Brown’s case put to rest the notion that a cure for HIV was impossible and gave rise to substantial investments in cure research
Timothy Ray Brown—“the Berlin patient”—who made headlines and changed the course of AIDS history as the first person known to be cured of HIV, died on Tuesday, September 29, after a recurrence of his cancer. He was 54.
Brown’s case first surfaced in February 2008 as a brief report by a group of physicians from Germany presented as a poster at the annual Conference on Retroviruses and Opportunistic Infections in Boston. It described a 40-year-old man—an American working in Berlin—whose HIV had been under good control for several years using a typical cocktail of anti-HIV drugs. Then he developed acute leukemia.
In an attempt to cure the leukemia, Brown underwent a course of radiation therapy and chemotherapy in preparation for a stem cell transplant. But in his case, rather than simply using the best match among available stem cell donors, his physicians did something very clever. They also screened potential donors for a natural mutation known as CCR5 delta32. CCR5 is the primary means by which most types of HIV infect cells. Individuals lacking this CCR5 receptor—the 1.5 percent of the Caucasian population in America and Europe with the delta32 mutation—are resistant to infection by the most common forms of HIV.
Timothy Ray Brown (right) with amfAR CEO Kevin Robert Frost
Following the initial report, amfAR quickly called together 10 experts in clinical AIDS, stem cell transplantation, and HIV virology for a two-day think tank at MIT to evaluate the data. The patient’s physician, Gero Hϋtter, presented details of the case, which were closely scrutinized by all. In a summary statement, attendees indicated that the case did indeed represent at least a functional cure. Dr. Hϋtter agreed to ask his patient to provide additional blood samples so that scientists attending the amfAR meeting could perform even more sensitive tests to attempt to further document that the virus had been erased from the patient.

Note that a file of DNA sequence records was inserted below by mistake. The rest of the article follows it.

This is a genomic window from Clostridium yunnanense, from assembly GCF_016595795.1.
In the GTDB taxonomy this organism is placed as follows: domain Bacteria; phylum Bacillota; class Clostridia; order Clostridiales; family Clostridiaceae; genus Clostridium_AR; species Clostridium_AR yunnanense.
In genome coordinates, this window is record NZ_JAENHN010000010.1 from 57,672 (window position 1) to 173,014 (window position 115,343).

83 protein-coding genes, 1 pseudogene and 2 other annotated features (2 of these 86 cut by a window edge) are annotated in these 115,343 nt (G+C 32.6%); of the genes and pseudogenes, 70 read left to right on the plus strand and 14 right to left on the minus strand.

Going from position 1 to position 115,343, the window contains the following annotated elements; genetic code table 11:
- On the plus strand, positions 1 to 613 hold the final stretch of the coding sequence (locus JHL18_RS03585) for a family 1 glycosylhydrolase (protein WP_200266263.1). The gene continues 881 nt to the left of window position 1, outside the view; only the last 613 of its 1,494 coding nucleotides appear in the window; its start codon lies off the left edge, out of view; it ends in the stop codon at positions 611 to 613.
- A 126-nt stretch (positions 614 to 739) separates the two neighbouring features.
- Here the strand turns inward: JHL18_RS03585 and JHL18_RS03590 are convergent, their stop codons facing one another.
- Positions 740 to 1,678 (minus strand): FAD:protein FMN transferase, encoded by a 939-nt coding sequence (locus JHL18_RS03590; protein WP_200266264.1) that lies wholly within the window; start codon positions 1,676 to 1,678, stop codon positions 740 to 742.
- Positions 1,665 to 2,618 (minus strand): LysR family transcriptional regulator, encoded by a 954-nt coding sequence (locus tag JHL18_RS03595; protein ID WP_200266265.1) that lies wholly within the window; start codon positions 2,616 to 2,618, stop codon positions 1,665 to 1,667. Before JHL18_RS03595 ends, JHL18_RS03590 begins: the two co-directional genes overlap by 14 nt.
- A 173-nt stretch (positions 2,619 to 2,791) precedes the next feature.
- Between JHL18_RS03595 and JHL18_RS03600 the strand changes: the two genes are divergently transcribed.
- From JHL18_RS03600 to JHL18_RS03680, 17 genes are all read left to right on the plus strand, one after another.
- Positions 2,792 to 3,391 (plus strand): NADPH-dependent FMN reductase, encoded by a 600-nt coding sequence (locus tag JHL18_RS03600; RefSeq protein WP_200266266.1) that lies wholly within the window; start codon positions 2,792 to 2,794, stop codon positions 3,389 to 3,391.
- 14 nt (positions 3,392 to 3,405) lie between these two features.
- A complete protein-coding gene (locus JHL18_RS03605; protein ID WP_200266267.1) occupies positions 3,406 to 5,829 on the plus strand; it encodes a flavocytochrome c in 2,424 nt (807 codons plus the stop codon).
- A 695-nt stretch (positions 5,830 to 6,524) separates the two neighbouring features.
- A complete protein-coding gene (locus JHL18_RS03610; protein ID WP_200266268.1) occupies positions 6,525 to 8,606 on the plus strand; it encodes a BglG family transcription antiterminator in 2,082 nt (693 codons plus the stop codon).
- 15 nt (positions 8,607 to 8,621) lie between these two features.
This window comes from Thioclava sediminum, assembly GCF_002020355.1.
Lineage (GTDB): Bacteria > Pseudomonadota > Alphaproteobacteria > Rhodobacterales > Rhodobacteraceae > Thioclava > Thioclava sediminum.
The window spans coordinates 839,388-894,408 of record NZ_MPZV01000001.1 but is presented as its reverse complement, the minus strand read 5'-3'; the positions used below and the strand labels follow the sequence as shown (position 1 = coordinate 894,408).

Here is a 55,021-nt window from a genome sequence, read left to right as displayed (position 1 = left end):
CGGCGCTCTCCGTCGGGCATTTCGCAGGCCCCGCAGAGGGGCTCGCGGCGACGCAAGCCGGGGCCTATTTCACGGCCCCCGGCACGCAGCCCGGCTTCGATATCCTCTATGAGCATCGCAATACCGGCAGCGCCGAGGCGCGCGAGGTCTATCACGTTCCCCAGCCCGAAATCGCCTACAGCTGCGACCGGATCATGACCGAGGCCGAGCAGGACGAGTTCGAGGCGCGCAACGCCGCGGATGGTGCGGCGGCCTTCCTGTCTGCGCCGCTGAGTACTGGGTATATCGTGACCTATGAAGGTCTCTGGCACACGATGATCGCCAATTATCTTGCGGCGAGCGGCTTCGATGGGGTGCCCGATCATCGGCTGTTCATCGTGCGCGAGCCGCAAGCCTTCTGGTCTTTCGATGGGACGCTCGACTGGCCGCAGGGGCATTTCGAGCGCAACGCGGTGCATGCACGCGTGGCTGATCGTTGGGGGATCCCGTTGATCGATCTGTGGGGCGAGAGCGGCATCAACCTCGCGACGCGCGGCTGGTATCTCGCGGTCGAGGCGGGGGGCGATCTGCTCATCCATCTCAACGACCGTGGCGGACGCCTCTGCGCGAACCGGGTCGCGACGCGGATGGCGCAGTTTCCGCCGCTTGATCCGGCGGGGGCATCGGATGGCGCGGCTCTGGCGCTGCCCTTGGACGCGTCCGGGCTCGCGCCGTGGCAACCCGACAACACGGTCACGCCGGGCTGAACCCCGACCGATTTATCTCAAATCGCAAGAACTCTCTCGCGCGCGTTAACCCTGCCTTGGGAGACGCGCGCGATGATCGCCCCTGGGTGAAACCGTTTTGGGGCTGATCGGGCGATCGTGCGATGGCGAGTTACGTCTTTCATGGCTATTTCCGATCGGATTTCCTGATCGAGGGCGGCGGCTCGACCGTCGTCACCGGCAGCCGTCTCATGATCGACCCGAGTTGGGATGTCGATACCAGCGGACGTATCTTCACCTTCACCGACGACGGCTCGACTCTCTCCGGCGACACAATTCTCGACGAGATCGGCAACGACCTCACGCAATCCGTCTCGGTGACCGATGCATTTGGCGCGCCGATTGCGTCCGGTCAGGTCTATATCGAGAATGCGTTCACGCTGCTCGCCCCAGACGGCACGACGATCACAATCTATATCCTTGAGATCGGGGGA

It wasn’t until a stunning headline appeared in The Wall Street Journal in November 2008—A Doctor, a Mutation and a Potential Cure for AIDS—that the case entered the public sphere. Brown remained anonymous until 2010, when he returned to the U.S. from Germany.
The following year he was a featured speaker at amfAR’s HIV Cure Summit in New York City, where he was interviewed by George Stephanopoulos of ABC News. Sharing his remarkable story, Brown said he was gratified that his case was providing hope to people around the world living with HIV.
Since the early reports of his possible cure, Brown was unfailingly generous to the research community with his time, his tissues and his bodily fluids, submitting to endless prodding and poking and batteries of tests. At an international AIDS conference, he met a researcher from the Netherlands who told him, “Timothy, I know you intimately. I’ve got 7,000 copies of your blood in my freezer.” Until his death, Brown was a tireless advocate for HIV cure research, frequently speaking at meetings and conferences around the world. Throughout, he was acutely conscious of the need to provide hope, and the danger of providing false hope, to people living with HIV.
Brown leaves a profound legacy. His case emboldened the small minority in the research community at the time, including amfAR, who thought that a cure was possible. It precipitated concerted efforts to develop a cure, including the amfAR Research Collaboration on HIV Eradication and Countdown to a Cure initiatives, and amfAR’s European IciStem research consortium, originally formed to replicate Timothy Brown’s cure. Total global investments in HIV cure research went from $88 million in 2012 to $324 million in 2018.
Writing in the journal AIDS Research and Human Retroviruses in 2015, Brown said, “I did not want to be the only person in the world cured of HIV; I wanted other HIV+ patients to join my club.” He finally got his wish in 2019 with the announcement that “the London patient” appeared to have been cured by a similar stem cell transplant procedure. A “Dϋsseldorf patient” also shows no signs of HIV after a similar procedure. Timothy Ray Brown would be pleased to see his club grow.
amfAR extends its condolences to Brown’s family.